Feeling the Recession - East Texas builders welcome work
While not as slow as other places in the country, Houston and East Texas contractors are seeing a decline in new private projects.
“Construction activity in East Texas is pretty much a refl ection of what’s happening in the rest of the state,” says Raleigh Roussell, president and CEO of TEXO in
Dallas, which represents East Texas. “This area has been growing and had a nice spurt with the oil resurgence, but I think it has slowed like everything else.”
However, there are still projects to bid on, says Jerry Nevlud, president CEO of the Houston Chapter of the Associated General Contractors. But “there are a lot of projects on hold, waiting to be released,” he adds.
“It has to do with the credit market.”
Bill Scott, division president of Linbeck in Houston, calls Houston an interesting market.
“We now know we are not immune from national developments, but Houston is still significantly below national unemployment,” says Scott, cautioning that it will likely go up to 9%. “We are experiencing a greater swing than we anticipated earlier in the year. We are seeing fewer opportunities, and the major institutional entities that have put projects on hold are a little surprising.”
Scott says that the University of Texas M. D. Anderson Cancer Center is completing its current projects but has canceled requests for proposals associated with its $5-billion building campaign. In addition, St. Luke’s Episcopal has put its Texas Medical Center projects on hold to concentrate on less capital-intensive jobs at its community hospitals. And Baylor College of Medicine decided to let Linbeck finish the exterior of its new hospital but not the interior build-out and core.
“We have not seen any of the larger hospital [projects] come out,” adds Kamal Ariss, vice president of JE Dunn Construction South Central in Houston. “I think a lot of them are on hold until the economy turns around.”
Randy Sahni, president of Llewelyn-Davies Sahni, a Houston architecture and urban design firm, adds that health systems also have cut their capital plans as money dried up. The American Hospital Association indicates 82% of hospitals it surveyed have put capital projects on hold. Forty five percent of respondents said they postponed a project planned to start within six months, and 13% said they stopped capital projects already in process.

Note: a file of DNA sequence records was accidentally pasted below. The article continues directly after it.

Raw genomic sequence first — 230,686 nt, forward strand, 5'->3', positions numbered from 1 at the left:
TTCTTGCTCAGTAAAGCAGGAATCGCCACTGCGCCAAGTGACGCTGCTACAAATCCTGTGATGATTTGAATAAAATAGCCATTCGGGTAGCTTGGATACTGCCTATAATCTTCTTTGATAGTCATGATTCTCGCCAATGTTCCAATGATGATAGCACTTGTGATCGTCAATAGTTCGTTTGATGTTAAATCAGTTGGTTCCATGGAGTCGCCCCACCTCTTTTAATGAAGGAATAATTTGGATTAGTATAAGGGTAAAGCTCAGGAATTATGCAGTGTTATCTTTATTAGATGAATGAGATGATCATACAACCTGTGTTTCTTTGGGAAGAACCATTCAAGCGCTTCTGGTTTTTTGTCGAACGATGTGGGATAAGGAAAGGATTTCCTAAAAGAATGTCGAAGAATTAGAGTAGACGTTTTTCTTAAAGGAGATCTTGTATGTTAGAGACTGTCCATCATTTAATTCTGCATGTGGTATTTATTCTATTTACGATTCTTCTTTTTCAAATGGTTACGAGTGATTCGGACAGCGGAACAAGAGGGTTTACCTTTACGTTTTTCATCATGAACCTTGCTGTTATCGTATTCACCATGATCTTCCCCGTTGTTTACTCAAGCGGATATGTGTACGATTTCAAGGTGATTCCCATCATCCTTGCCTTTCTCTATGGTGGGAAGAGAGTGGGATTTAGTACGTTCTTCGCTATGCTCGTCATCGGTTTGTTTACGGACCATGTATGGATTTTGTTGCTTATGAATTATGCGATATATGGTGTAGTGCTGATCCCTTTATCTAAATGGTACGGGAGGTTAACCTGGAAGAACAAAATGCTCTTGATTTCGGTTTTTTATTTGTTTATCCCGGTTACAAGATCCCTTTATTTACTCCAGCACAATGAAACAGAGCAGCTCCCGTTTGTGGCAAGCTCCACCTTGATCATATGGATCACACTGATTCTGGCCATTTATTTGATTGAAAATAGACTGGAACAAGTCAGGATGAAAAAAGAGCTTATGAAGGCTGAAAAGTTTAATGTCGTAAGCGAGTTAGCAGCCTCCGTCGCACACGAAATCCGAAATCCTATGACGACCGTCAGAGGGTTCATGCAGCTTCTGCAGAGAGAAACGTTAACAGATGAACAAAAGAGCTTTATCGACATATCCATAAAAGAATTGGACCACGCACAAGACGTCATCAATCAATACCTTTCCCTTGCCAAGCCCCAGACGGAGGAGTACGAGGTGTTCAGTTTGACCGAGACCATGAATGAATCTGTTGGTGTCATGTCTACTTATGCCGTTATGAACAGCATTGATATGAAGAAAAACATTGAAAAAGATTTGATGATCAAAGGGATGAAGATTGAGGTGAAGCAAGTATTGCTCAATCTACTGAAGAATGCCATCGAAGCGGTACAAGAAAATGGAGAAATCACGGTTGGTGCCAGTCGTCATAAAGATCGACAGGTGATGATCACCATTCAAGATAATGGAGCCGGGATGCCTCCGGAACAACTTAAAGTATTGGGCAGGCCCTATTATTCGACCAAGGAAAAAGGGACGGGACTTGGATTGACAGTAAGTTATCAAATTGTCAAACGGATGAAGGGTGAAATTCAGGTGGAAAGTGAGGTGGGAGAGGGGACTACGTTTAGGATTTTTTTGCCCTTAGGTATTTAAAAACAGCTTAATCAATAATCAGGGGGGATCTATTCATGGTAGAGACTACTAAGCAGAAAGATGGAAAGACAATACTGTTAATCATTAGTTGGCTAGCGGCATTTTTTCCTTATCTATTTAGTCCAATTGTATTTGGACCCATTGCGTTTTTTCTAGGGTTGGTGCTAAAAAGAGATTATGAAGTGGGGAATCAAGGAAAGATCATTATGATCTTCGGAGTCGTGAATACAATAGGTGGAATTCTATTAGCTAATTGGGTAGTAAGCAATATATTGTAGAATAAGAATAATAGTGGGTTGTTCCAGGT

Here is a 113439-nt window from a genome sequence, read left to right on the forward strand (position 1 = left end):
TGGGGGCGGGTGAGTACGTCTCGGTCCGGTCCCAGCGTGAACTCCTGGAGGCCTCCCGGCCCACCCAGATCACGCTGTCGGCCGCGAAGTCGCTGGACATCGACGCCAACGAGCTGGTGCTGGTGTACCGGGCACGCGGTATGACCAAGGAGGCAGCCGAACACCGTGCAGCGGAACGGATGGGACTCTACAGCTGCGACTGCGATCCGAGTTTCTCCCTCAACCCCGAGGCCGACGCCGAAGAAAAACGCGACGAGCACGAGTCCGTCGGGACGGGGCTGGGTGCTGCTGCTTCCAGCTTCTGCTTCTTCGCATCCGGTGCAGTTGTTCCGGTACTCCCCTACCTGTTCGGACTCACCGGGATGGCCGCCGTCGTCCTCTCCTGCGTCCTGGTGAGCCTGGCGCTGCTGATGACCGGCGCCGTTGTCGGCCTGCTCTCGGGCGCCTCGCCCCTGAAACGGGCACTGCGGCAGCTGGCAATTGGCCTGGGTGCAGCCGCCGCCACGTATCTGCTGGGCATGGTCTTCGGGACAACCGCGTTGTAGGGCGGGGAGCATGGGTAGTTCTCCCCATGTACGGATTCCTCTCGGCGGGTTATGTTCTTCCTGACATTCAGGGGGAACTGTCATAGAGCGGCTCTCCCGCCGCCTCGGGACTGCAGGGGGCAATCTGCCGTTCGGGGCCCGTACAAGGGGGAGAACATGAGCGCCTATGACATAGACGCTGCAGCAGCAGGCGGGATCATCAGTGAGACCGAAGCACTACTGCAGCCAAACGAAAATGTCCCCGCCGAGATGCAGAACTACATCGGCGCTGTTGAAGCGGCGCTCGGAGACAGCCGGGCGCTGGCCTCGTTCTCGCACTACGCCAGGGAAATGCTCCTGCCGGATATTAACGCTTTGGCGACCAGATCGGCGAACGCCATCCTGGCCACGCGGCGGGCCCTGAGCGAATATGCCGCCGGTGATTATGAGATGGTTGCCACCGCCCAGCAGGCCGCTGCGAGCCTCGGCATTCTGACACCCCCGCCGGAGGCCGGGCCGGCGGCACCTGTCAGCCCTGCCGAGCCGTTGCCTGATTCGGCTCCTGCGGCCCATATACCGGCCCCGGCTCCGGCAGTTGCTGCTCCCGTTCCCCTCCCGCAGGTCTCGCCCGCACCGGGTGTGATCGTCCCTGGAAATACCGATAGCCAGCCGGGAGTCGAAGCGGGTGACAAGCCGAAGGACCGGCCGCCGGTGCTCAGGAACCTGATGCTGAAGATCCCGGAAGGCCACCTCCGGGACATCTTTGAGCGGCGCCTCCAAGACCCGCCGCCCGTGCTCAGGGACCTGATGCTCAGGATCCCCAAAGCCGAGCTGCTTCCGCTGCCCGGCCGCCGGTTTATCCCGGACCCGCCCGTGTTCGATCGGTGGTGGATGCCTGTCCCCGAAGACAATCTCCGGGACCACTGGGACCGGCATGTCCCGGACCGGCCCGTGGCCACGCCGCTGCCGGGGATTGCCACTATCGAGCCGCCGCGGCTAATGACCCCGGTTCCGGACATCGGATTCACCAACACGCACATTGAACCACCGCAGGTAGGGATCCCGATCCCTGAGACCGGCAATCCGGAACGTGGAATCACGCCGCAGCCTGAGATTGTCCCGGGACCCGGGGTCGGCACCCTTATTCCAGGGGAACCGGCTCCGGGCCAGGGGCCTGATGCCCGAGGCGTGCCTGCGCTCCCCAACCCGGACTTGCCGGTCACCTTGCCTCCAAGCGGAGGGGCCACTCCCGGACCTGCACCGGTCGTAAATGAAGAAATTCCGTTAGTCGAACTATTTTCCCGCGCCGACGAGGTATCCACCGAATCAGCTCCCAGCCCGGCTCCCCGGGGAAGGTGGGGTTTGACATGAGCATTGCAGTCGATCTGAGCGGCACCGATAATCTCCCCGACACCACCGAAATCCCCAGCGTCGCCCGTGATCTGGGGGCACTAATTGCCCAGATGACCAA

A matter of perspective
Contractors’ perspectives seem to depend on their areas of expertise. Pat Pinkerton, president and CEO of PRP Construction Co. in Tyler and a TEXO member, which focuses on school and church projects and selfperforms much of its work, says, “The East Texas area has not been hit by the economic downturn at this point,” although some private owners are waiting to start new projects.
RPR is currently working on the $14-million, 87,000-sq-ft Clarkston Elementary School in Tyler and recently completed the $5.5-million, 45,000-sq-ft gymnasium for the Eustace Independent School District in Eustace. On the private side, RPR is building a $3.5-million, 28,000-sq-ft athletic center for the Brook Hill School in Bullard. The company is constructing a $4.9-million, 25,568-sq-ft, four-story building for Christ Episcopal Church in Tyler.
TEXO member H.E. Wright & Co. of Texarkana had focused on private work, but as that market dried up, the company pursued government jobs, such as remodeling and upgrading facilities at the Red River Army Depot.
“Government is about the only growth industry in the United States,” says William Wright, vice president of H.E. Wright.
JE Dunn also is pursing government contracts. The company recently broke ground on the $58-million Fort Bend County Courthouse, scheduled for completion in April 2011. It expects to begin construction this year on the City of Houston’s $28-million fleet maintenance facility and to break ground in January on a fire station in Houston.
“Public work is progressing but is more competitive,” Russell Hamley, president of the Associated Builders & Contractors Greater Houston Chapter, says in an e-mail. “The quantity of bidders on public projects has drastically increased, and the list includes a lot of out-of-state contractors.”
JE Dunn is working on projects for St. Luke’s Episcopal Health System and Memorial Hermann Health System in Houston, including a $6.5-million addition and exterior renovation at St. Luke’s to house a linear accelerator.
More than $3.3 billion in construction projects are under way at the Texas Medical Center in Houston. McCarthy Building Cos. in Dallas is working on a $223-million,12-story vertical expansion at the University of Texas M. D. Anderson Cancer Center. Tellepsen Builders of Houston is building the Jan and Dan Duncan Neurological Research Institute at Texas Children’s Hospital, and W.S. Bellows Construction Corp. of Houston is constructing a maternity center at the pediatric facility.
Hensel Phelps Construction Co. of Houston expects to complete the $237-million Methodist Hospital System Outpatient Center in 2010, and D.E. Harvey Builders of Houston is building the $218-million Methodist Hospital Research Institute. Linbeck continues exterior work on the $230-million Baylor Clinic and Hospital for the Baylor College of Medicine.